Broken Foot

  • Medical Author:
    Benjamin Wedro, MD, FACEP, FAAEM

    Dr. Ben Wedro practices emergency medicine at Gundersen Clinic, a regional trauma center in La Crosse, Wisconsin. His background includes undergraduate and medical studies at the University of Alberta, a Family Practice internship at Queen's University in Kingston, Ontario and residency training in Emergency Medicine at the University of Oklahoma Health Sciences Center.

  • Medical Editor: Melissa Conrad Stöppler, MD
    Melissa Conrad Stöppler, MD

    Melissa Conrad Stöppler, MD

    Melissa Conrad Stöppler, MD, is a U.S. board-certified Anatomic Pathologist with subspecialty training in the fields of Experimental and Molecular Pathology. Dr. Stöppler's educational background includes a BA with Highest Distinction from the University of Virginia and an MD from the University of North Carolina. She completed residency training in Anatomic Pathology at Georgetown University followed by subspecialty fellowship training in molecular diagnostics and experimental pathology.

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Can a broken foot be prevented?

The foot is placed under considerable stress on a daily basis, absorbing the pounding of walking, running, and jumping. Poorly-constructed and -cushioned shoes and obesity help contribute to stress fractures and general instability of the foot.

High-impact sports that include twisting and direct blows to the feet increase the risk of fracture. Appropriate protective equipment will help decrease the risk of injury.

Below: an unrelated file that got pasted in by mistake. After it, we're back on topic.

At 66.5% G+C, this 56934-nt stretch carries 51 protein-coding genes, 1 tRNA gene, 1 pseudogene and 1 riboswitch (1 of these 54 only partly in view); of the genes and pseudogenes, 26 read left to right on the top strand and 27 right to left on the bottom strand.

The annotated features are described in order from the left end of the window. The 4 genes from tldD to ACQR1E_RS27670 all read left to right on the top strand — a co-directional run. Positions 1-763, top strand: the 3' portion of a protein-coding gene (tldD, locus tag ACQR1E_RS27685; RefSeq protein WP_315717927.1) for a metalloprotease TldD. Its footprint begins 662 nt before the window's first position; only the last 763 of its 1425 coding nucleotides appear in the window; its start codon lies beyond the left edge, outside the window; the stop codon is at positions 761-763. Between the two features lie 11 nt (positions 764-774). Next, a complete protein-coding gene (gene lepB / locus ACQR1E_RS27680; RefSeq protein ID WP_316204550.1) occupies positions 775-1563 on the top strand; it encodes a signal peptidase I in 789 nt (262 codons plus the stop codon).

Certain occupations increase the risk of foot injury. These include the construction trades in which weights may be dropped on a foot, or falls from height may occur.

People with osteoporosis or peripheral neuropathy may have increased risk of foot injury. For these people, it is important to decrease the clutter around the house to prevent injury from falling. It is also helpful to limit the number of throw rugs in a home that can cause a person to trip and fall.

Medically reviewed by Aimee V. HachigianGould, MD; American Board of Orthopaedic Surgery

REFERENCE:

UpToDate. Toe fractures in adults.

UpToDate. Foot fractures (other than metatarsal or phalangeal) in children.

UpToDate. Metatarsal and toe fractures in children.

Medically Reviewed by a Doctor on 10/29/2015
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